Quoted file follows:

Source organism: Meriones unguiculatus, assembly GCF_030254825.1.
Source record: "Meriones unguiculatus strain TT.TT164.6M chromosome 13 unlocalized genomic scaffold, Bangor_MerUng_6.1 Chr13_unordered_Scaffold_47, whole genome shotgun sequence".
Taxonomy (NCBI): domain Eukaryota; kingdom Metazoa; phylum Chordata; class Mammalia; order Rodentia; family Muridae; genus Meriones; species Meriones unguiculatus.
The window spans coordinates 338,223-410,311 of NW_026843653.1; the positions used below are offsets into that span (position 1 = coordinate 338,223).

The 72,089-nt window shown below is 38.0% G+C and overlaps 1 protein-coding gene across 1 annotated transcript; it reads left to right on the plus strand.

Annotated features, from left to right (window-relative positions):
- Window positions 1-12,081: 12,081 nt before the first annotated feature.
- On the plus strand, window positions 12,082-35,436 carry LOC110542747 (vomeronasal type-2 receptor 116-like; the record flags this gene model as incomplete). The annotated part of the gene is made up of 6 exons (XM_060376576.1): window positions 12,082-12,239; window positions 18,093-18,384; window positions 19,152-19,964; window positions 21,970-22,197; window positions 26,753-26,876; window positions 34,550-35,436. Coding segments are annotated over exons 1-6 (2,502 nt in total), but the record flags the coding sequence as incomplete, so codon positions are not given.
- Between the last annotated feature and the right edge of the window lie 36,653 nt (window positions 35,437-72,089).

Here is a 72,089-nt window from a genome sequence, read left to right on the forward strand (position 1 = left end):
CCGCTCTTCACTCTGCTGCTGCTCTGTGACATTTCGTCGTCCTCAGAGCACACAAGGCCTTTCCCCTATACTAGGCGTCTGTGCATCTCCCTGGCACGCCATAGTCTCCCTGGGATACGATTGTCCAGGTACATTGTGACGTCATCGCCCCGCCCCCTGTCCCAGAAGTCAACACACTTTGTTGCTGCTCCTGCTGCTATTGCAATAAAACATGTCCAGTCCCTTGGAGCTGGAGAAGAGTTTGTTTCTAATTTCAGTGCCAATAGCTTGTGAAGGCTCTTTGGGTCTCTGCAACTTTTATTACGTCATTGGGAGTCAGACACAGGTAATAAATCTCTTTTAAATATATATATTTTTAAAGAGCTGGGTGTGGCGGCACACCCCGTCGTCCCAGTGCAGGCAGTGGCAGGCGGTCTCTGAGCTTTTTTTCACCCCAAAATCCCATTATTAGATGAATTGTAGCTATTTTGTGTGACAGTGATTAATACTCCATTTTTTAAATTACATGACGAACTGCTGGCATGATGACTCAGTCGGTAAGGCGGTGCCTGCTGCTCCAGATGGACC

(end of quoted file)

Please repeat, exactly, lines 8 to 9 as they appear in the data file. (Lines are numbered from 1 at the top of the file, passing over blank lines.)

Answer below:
- On the plus strand, window positions 12,082-35,436 carry LOC110542747 (vomeronasal type-2 receptor 116-like; the record flags this gene model as incomplete). The annotated part of the gene is made up of 6 exons (XM_060376576.1): window positions 12,082-12,239; window positions 18,093-18,384; window positions 19,152-19,964; window positions 21,970-22,197; window positions 26,753-26,876; window positions 34,550-35,436. Coding segments are annotated over exons 1-6 (2,502 nt in total), but the record flags the coding sequence as incomplete, so codon positions are not given.
- Between the last annotated feature and the right edge of the window lie 36,653 nt (window positions 35,437-72,089).